To say that today’s job market is competitive is an understatement!

How do I know this? Because I have been on all sides of the job fence, I have seen firsthand how hard it is to get a job, to get that face-to- face time of opportunity in front of a potential employer to sell yourself.

Not to mention the disappointment of not receiving any type of feedback whatsoever afterwards to assist you with improving your resume for future applications.

From an employer’s perspective I know firsthand how hard it is to stay focused when sorting through 135 job applications only to see generic application after generic application from potential employees. Potential employees thinking that you have the time to see how fantastic they may well be through their one-size fits all resume.

But all’s not lost; there are some activities you can do, activities that cost you absolutely nothing except your time. These free activities may just put you in front of the crowd or give you the edge against one of your fellow job hunters. Let’s look at some of these preparation activities now in a bit more detail! Remembering that they cost nothing, not a cracker, just your time, enthusiasm and want to gain employment!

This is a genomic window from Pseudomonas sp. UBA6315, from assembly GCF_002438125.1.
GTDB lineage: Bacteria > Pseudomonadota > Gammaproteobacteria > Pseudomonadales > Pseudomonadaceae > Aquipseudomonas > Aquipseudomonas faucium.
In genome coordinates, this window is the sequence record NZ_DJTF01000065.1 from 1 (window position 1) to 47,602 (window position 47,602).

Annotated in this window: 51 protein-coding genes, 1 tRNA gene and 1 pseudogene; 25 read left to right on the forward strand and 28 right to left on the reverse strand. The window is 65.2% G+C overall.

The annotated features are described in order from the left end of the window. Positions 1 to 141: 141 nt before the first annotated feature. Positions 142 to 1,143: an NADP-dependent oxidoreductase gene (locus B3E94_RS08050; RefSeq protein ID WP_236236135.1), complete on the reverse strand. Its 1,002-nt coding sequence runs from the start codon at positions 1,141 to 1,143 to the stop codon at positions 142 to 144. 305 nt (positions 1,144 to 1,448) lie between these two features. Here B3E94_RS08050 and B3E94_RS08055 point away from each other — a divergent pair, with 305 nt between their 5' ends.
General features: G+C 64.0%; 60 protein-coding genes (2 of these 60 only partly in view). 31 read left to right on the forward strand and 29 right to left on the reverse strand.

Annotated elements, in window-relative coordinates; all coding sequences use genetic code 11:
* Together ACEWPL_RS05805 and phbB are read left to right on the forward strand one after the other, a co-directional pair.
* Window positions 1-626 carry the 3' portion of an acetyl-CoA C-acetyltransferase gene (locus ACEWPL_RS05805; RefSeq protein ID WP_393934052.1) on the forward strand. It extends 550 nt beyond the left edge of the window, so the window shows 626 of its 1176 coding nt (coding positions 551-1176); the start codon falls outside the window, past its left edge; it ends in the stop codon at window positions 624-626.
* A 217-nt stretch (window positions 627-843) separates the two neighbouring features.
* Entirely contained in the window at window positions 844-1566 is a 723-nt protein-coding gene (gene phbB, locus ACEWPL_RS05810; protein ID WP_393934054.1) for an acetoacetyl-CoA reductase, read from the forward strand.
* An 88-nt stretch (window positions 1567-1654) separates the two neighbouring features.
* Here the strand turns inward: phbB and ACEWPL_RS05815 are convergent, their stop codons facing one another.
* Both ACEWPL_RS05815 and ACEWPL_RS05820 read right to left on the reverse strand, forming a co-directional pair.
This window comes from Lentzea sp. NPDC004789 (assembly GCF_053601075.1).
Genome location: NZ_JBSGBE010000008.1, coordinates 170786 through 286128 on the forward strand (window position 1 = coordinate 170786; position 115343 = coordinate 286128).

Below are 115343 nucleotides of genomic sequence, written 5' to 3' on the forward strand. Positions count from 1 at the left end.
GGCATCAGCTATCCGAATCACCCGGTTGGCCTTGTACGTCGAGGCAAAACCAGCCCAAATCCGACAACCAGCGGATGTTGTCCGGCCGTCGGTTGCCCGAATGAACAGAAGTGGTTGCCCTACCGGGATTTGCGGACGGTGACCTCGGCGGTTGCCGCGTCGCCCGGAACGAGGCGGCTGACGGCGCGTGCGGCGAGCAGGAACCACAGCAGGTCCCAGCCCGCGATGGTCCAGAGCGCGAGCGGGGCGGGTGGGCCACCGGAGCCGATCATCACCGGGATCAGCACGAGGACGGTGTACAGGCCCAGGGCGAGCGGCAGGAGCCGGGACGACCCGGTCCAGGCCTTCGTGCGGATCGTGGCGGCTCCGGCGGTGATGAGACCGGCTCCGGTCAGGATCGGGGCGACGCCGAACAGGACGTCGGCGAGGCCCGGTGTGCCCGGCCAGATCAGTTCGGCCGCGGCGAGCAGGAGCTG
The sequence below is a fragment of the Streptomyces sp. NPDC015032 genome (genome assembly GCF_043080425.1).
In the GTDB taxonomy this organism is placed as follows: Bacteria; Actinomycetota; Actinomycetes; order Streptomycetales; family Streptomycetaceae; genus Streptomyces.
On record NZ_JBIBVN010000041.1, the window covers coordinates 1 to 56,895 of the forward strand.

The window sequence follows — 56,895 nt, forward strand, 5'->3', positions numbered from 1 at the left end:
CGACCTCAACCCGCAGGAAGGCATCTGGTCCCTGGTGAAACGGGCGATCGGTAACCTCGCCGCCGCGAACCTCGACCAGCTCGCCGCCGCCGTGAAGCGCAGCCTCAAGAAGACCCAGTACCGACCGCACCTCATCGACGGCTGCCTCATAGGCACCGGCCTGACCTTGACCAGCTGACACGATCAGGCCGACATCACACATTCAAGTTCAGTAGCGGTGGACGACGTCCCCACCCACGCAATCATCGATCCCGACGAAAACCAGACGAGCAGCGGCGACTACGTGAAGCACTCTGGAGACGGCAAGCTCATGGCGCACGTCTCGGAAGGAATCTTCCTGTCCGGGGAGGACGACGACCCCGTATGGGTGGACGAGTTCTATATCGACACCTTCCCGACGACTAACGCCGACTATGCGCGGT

Notice I didn’t write ‘Interview Preparation’? Why? Because there is a lot of other preparation you can do well before you even start thinking the interview stage, we will cover interview preparation in another upcoming article.


Take the time to do some research on the company that you are applying to work at. If you haven’t go access to the internet at home check out places like your local Library, Centrelink or employment agency to see if they have short sessions you can book for free. If you haven’t got access to the internet at all from one the those means and the company is local to you, go in and see if they have any brochures or information at their site office or front counter that may give you some information.

Look up the company’s website, learn what they are really the about, what programs they may be involved in, what projects they have or are about to start working on, what technology do they use, what charities do they support or how do they treat their employees.

Follow the company and its staff on LinkedIn. Most importantly here notice that I wrote ‘follow‘ the company and its staff on LinkedIn? Following is different to stalking, annoying or asking for a job the minute you manage to become a connection on LinkedIn with someone. The constant contacting or asking for a job approach simply, does not work and will only serve to alienate you from the company and its employees.